Friday, 15 May 2015

The Evolution of Development

I've seen a lot of change in my time working in IT. It's been a constant state of of evolution and improvement for as long as I can remember. Changes to coding practices, estimation techniques, methodologies, and many other things along the way.

The people that work in IT have also changed. They are no longer the stereotypical brains who have no people skills, but are in fact a group of highly intellectual people. They can solve almost any problem you can put in front of them, and they can also get up and speak in front of a room full of people.

These changes bring with them a culture of continual improvement, and it this culture which can ultimately drive a business to be successful. Embracing a culture of learning and improving is exactly what any eCommerce business should be doing, so to have a workforce that applies these same rules to themselves can only be a good thing.

Unfortunately, this culture needs to be business wide. You need everyone to be bought in. If this doesn't happen, then you will be limited what you can achieve as a business, and ultimately hindering your own success.

As a result of the changes in culture and working practice, IT has moved on from simply being a service to the rest of the business, now forming a core part of what any business wants to achieve. The current pinnacle of this evolution is the rise of the Product Team.

A true Product Team should have full ownership of the product(s) for which they are responsible. They should work collaboratively across the business, engaging with all of the people who have an interest or an idea for a products evolution. The team would ideally be built of people with a full range of cross cutting skills, enabling them to perform with autonomy. As I mentioned before, this requires change at the business level. If this approach is only partially adopted, the result is most likely going to be frustrating for all involved.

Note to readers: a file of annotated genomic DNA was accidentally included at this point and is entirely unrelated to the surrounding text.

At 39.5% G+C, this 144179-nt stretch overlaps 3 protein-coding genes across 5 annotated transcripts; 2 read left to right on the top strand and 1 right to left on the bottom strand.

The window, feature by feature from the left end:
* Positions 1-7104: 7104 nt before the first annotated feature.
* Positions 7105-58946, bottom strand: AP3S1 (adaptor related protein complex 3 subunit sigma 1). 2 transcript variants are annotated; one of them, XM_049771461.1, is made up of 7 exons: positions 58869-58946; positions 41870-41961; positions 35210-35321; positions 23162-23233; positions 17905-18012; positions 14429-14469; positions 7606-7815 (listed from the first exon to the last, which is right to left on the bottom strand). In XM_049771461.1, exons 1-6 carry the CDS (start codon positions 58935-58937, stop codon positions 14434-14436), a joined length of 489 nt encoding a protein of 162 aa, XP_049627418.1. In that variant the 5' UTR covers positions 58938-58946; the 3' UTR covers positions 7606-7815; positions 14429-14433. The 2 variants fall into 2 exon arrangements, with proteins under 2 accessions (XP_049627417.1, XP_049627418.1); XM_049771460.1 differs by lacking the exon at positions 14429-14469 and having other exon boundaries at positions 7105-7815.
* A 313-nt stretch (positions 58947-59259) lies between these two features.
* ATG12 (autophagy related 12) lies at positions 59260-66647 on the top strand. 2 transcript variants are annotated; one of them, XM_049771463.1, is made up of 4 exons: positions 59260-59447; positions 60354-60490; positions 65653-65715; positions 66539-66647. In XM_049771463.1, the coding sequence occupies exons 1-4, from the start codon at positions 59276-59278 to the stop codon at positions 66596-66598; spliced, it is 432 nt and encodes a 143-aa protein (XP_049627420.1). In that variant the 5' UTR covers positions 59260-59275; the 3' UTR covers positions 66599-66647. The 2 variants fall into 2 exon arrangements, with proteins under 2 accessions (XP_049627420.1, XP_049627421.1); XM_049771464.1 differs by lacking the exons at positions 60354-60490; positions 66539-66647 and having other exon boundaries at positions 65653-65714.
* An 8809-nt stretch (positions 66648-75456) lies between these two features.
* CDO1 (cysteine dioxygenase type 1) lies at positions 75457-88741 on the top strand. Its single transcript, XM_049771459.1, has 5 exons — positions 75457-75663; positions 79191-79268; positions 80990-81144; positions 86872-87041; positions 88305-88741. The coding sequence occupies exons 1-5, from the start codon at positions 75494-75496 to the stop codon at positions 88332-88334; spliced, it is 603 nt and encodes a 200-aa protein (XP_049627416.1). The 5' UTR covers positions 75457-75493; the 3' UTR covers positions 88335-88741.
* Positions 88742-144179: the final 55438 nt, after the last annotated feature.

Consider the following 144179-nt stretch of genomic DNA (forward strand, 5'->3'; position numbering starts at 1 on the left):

So - how do we tackle this problem? The obvious answer is to adopt a culture as a business. But what if this just isn't happening?

Historically, businesses saw IT as a service. People would come to them and tell them what they wanted and when they wanted it by. This has been proven to not work, and is a large catalyst to all of the changes I have talked about so far. So, with the advent of the product team and working towards realistic targets using data - maybe the shoe should now be on the other foot?

Obviously it would be much better if a company could all have the same culture and values throughout its departments. Even better if people stop siloing themselves off in to "departments" and just get involved as a single team. However, if this isn't the case - and experience tells me that in most cases it isn't - then we need to have another option.

How would the other areas of a business like to be treated as a service? The product teams are closest to the products. They have the understanding, the experience, and the data to back up all of the decisions that they make. If other departments don't want to be progressive and improve and work as a part a team, maybe it is time that they be a service to the product teams instead?



  1. Change the system not the culture? I've often heard the adage that we must change the culture, but the more I look at businesses the more I realise that the culture is usually imposed top down and through the systems that govern people.

    I found this article quite enlightening: